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Byers, O'BrienThe only contested race for the Fluvanna County Board of Supervisors unfolds in the Rivanna District, where challenger Darrell Byers (R) is taking on incumbent Supervisor Tony O’Brien (I) for a four-year term to represent Lake Monticello.

Supervisors Mike Sheridan (Columbia) and Don Weaver (Cunningham) are running uncontested.

The Fluvanna Review asked the candidates the following questions.

Tell us about yourself: your education, work experience and family life.
Darrell Byers: I am the son of Mary and Donald Byers. My mom was the associate pastor at First Baptist Church in Covesville, Va., and my dad is now retired from the Albemarle County Police Department (ACPD) where he was a detective. I am a graduate of the National Criminal Justice Command College. Being a servant leader was instilled in me from a very early age. I have been serving the community for 18 years as a law enforcement professional. Also, over the years I have volunteered for numerous community activities mostly focused on shop with a cop, mentor with Y.E.S. (Youth Empowered for Success) and I performed fundraising for the Special Olympics. I currently serve as a police captain for the ACPD. My wife, Lisa, and I have lived in the Rivanna District for 15 years.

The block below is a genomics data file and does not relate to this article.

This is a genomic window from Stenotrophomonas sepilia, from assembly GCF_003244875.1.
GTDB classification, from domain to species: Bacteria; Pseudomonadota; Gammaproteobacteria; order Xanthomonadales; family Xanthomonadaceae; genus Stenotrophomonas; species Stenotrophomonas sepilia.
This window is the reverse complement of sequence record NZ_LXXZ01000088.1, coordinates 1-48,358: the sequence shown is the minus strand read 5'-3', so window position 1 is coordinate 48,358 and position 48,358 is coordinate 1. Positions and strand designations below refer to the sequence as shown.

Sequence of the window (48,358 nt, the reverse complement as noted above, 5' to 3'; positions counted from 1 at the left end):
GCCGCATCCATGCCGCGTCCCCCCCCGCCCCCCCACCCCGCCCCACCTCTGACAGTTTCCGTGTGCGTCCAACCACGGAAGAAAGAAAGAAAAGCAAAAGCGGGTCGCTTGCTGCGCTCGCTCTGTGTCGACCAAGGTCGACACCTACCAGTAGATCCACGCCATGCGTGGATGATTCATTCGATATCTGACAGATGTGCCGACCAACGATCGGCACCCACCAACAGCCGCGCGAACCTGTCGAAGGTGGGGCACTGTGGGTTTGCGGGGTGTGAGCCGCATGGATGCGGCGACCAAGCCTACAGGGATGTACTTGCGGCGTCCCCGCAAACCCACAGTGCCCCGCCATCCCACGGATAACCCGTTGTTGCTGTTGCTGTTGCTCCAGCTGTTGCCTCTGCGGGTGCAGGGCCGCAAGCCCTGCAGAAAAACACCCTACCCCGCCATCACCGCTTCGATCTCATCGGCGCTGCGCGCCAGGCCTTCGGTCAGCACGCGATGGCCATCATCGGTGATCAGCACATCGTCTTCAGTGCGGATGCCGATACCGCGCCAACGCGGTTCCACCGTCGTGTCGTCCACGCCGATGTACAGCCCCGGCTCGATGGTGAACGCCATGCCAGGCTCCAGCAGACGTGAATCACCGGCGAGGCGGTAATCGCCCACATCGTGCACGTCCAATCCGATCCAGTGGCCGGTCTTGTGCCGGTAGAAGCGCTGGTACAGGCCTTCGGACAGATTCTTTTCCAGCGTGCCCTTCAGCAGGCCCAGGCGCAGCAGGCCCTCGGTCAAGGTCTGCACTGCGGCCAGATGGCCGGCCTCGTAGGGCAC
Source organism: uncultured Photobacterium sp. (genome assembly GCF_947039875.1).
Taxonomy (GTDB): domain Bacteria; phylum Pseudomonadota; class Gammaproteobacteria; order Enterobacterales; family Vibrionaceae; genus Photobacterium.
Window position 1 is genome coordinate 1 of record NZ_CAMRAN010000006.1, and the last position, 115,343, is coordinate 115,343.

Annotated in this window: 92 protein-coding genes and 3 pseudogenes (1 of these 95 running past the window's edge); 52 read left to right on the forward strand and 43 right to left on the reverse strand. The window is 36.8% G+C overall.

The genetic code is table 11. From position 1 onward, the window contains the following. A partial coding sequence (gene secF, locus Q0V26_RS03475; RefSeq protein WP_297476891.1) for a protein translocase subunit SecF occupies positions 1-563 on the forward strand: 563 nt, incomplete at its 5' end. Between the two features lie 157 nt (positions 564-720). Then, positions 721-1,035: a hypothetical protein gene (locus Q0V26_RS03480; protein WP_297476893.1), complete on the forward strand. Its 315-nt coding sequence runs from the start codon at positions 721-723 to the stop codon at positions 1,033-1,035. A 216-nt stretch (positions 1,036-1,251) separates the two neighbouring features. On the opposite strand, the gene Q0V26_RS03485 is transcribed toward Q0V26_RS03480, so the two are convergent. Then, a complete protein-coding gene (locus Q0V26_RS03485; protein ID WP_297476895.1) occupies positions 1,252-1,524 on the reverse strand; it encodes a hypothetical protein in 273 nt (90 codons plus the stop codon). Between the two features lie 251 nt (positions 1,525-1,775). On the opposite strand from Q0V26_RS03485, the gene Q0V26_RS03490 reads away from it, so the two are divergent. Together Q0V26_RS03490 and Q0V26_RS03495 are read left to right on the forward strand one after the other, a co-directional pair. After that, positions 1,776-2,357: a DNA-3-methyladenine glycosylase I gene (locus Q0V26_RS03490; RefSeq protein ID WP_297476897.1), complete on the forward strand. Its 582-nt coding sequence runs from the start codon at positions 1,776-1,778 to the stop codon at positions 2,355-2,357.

Tony O’Brien: I grew up overseas and moved to the U.S. just prior to starting high school. I have lived in Virginia since. I graduated from the University of Virginia (U.Va). I started my IT services firm, Helix, 20 years ago and I employ 12 people. I have not looked back since.